Theory of Mind and Preference Learning at the Interface of Cognitive Science, Neuroscience, and AI: A Review.
Cirstea, Bogdan Ionut
Sahakian, Barbara J
Front Artif Intell
Frontiers Media SA
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Langley, C., Cirstea, B. I., Cuzzolin, F., & Sahakian, B. J. (2022). Theory of Mind and Preference Learning at the Interface of Cognitive Science, Neuroscience, and AI: A Review.. Front Artif Intell, 5 https://doi.org/10.3389/frai.2022.778852
Theory of Mind (ToM)-the ability of the human mind to attribute mental states to others-is a key component of human cognition. In order to understand other people's mental states or viewpoint and to have successful interactions with others within social and occupational environments, this form of social cognition is essential. The same capability of inferring human mental states is a prerequisite for artificial intelligence (AI) to be integrated into society, for example in healthcare and the motoring industry. Autonomous cars will need to be able to infer the mental states of human drivers and pedestrians to predict their behavior. In the literature, there has been an increasing understanding of ToM, specifically with increasing cognitive science studies in children and in individuals with Autism Spectrum Disorder. Similarly, with neuroimaging studies there is now a better understanding of the neural mechanisms that underlie ToM. In addition, new AI algorithms for inferring human mental states have been proposed with more complex applications and better generalisability. In this review, we synthesize the existing understanding of ToM in cognitive and neurosciences and the AI computational models that have been proposed. We focus on preference learning as an area of particular interest and the most recent neurocognitive and computational ToM models. We also discuss the limitations of existing models and hint at potential approaches to allow ToM models to fully express the complexity of the human mind in all its aspects, including values and preferences.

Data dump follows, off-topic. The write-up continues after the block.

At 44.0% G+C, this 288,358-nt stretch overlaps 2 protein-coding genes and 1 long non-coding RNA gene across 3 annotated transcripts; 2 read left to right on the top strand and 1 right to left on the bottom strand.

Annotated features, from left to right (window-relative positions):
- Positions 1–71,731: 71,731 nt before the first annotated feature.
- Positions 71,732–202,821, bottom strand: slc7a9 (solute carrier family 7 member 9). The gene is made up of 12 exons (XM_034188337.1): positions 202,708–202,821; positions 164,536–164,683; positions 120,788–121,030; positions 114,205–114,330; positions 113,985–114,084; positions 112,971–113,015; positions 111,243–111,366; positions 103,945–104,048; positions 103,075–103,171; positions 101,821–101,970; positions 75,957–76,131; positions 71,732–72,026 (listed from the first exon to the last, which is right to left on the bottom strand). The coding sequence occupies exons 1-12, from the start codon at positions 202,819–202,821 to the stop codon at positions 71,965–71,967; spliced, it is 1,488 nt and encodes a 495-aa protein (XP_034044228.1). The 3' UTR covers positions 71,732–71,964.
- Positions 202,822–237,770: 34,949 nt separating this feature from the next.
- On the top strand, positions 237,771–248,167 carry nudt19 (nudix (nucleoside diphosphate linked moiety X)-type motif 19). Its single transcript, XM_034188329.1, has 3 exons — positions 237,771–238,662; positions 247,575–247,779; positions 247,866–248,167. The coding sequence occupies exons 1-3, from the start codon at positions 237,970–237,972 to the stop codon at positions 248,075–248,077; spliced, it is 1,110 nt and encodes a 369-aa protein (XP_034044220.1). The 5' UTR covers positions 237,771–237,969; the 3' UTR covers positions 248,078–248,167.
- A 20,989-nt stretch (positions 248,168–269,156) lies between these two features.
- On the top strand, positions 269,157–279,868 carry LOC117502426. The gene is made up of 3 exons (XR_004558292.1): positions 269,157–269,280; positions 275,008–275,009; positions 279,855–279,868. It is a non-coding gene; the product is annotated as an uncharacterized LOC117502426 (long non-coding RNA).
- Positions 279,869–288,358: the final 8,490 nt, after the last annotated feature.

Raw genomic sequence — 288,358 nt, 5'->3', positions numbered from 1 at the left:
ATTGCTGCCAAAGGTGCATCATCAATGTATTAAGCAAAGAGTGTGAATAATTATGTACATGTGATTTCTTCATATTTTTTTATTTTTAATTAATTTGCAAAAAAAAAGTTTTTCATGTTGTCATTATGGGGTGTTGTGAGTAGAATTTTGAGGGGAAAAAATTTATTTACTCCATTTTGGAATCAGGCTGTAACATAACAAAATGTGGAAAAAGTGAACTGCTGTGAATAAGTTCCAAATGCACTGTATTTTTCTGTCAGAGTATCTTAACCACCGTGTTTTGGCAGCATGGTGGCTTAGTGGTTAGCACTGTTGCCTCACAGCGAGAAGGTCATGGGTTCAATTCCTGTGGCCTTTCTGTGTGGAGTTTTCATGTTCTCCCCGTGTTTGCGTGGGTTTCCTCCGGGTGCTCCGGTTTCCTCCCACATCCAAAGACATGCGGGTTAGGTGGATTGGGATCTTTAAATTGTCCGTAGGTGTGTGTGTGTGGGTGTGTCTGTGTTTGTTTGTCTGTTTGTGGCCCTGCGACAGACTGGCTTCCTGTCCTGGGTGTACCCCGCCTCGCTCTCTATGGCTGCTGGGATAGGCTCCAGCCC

Artificial Intelligence, human theory of mind, machine theory of mind, artificial intelligence, cognitive and neuroscience, inverse reinforcement learning
External DOI: https://doi.org/10.3389/frai.2022.778852
This record's URL: https://www.repository.cam.ac.uk/handle/1810/336424